We designed the spine wall using local western North Carolina fieldstone and terrazzo and completed the landscaping using native and adaptive vegetation.
With energy efficiency as a primary goal for the renovation, the design team gave special consideration to the many purposes the building would serve. Brown Hall relocated the Residential Living, Campus Services, and Student Community Ethics offices. With the building in use year-round, we leaned on the operations schedule to determine the mechanical, electrical, and plumbing engineering system and predict energy consumption. In total, the final building design achieved an overall 10% cost improvement with a 4% reduction in annual building energy consumption.
The HVAC system is designed to provide control to individual zones that vary in loads. To accomplish this and efficiently address comfort and performance, each zone is provided its own thermostat. The dining hall and main building area consist of a single air-cooled chiller with associated appurtenances, including three air-handling units. Meanwhile, the commercial venues each have an individual ducted split system heat pump. Full economizer controls are provided throughout the system.
The interior lighting is predominantly LED, generating a 23% energy improvement over baseline systems. Altogether, WCU experienced 27.8% energy cost savings with the final design.
With the project’s square footage nearly doubling to accommodate a growing campus population, we set out to develop design solutions that would reduce Brown Hall’s overall water consumption, despite the larger footprint. Our team succeeded by using high-efficiency water fixtures and landscaping with native vegetation that would not require irrigation. This resulted in an estimated 42% potable water use reduction compared to the baseline.
Throughout the renovation and expansion, the client’s vision of creating a space where “students come to hang out and happen to eat” remained at the forefront of design decisions.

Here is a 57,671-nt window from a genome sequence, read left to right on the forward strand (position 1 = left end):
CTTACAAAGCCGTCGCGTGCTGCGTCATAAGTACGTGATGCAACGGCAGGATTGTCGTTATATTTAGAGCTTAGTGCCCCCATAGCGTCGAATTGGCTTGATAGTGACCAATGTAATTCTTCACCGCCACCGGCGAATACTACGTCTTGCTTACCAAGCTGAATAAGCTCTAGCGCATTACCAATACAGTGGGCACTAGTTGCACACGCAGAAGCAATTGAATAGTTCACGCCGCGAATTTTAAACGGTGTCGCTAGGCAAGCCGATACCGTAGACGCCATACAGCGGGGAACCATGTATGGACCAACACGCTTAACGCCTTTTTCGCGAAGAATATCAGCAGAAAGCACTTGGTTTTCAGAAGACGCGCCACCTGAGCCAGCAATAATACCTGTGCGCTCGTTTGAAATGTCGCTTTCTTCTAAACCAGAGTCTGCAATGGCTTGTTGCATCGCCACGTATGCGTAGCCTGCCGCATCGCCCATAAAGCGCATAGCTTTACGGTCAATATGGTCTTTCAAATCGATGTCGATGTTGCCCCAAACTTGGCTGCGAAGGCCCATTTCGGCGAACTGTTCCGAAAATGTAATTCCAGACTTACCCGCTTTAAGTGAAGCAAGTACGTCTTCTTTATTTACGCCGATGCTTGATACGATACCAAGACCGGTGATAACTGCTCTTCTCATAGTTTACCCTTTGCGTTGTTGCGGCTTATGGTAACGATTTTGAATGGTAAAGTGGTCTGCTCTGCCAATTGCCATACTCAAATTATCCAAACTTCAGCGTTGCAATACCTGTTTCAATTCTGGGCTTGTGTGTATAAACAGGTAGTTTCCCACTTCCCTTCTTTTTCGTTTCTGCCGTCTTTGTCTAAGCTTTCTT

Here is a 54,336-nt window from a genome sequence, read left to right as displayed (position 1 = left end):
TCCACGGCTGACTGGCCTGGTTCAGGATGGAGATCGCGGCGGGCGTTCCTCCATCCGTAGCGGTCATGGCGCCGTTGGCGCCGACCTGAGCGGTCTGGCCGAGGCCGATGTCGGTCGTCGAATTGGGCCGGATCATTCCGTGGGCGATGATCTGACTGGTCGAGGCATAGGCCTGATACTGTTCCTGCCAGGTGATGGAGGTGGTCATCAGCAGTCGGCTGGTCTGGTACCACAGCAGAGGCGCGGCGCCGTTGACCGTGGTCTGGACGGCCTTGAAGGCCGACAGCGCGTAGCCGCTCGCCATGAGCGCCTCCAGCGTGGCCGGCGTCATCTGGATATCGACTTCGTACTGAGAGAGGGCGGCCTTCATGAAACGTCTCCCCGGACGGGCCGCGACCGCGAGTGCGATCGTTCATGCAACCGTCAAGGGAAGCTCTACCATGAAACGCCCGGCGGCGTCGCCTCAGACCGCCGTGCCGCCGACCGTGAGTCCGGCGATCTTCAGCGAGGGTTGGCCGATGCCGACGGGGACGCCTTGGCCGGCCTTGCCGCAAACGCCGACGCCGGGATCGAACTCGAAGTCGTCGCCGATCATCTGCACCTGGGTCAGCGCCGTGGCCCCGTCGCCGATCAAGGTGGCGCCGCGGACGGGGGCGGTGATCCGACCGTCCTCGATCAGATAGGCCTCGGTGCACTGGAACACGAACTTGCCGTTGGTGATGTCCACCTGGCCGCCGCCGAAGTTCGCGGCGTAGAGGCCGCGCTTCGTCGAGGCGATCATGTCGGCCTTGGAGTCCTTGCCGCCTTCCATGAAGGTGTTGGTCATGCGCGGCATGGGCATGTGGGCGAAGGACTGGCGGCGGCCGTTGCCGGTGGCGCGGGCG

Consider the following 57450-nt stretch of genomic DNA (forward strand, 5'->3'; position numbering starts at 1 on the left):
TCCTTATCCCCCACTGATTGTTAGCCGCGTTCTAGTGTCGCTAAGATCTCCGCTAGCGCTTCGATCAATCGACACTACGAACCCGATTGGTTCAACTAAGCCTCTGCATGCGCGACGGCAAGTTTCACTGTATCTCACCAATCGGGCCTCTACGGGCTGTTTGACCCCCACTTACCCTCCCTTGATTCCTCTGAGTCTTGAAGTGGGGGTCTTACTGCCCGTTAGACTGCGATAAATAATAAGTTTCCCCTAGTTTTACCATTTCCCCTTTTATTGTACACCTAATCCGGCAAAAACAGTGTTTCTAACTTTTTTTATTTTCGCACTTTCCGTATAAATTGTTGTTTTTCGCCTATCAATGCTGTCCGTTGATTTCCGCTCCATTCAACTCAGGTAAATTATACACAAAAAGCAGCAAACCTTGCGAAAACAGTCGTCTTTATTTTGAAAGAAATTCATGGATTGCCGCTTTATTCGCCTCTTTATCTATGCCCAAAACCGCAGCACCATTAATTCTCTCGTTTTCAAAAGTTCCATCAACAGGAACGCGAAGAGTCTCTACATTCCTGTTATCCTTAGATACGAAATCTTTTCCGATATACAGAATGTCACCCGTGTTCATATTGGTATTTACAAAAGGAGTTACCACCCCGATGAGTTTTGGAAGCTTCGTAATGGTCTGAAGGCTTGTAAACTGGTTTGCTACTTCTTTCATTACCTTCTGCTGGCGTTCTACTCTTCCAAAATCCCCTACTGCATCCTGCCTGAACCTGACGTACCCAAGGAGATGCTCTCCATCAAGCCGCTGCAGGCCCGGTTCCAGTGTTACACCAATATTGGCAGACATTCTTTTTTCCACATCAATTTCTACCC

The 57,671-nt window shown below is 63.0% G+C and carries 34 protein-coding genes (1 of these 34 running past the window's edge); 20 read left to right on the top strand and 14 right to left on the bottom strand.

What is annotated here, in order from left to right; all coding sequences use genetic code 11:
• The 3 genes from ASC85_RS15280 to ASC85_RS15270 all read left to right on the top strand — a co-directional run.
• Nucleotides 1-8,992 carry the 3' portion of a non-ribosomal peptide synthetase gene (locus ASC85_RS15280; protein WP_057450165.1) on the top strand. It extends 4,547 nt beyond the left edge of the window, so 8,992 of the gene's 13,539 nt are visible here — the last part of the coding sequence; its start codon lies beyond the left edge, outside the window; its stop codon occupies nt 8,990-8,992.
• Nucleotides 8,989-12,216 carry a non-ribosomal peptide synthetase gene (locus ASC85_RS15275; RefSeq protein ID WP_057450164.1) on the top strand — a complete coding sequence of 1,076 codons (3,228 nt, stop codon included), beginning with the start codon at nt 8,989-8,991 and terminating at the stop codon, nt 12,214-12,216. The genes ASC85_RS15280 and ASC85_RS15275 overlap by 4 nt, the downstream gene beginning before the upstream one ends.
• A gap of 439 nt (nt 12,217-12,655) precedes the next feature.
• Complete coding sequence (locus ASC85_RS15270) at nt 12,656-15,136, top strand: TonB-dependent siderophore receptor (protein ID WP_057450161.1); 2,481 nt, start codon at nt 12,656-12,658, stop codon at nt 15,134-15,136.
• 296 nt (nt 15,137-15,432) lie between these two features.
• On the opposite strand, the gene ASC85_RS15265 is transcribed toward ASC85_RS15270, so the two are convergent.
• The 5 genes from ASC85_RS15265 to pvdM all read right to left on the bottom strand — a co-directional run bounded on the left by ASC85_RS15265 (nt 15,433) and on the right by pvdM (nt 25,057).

Not only is Brown Hall at the center of campus, but the consolidation of campus services, student community ethics, and a variety of dining venues under one roof attract students of all backgrounds. Meanwhile, the warm and inviting “lodge on a hill” atmosphere encourages them to stay longer. Whether enjoying panoramic views from Sunset Terrace at the west end, lounging beside the fieldstone fireplace at the north end, or hosting a gathering in the special events dining room, Brown Hall creates endless opportunities for students to relax and connect.
Higher education campuses have many opportunities within their existing infrastructure to enhance the lives of their students and staff—it only requires the right vision. It can be difficult to walk up to an aging building and immediately see its full potential. Western Carolina recognized that buildings have a collective memory and were a visionary and collaborative partner, challenging us to find the potential for Brown Hall’s next chapter. A creative team can see beneath the surface and dedicate time to revealing its hidden qualities. While working through emerging obstacles and thinking outside the box to allow sustainability to be a driving force may be challenging at times, it can be done and done well, as Brown Hall exemplifies.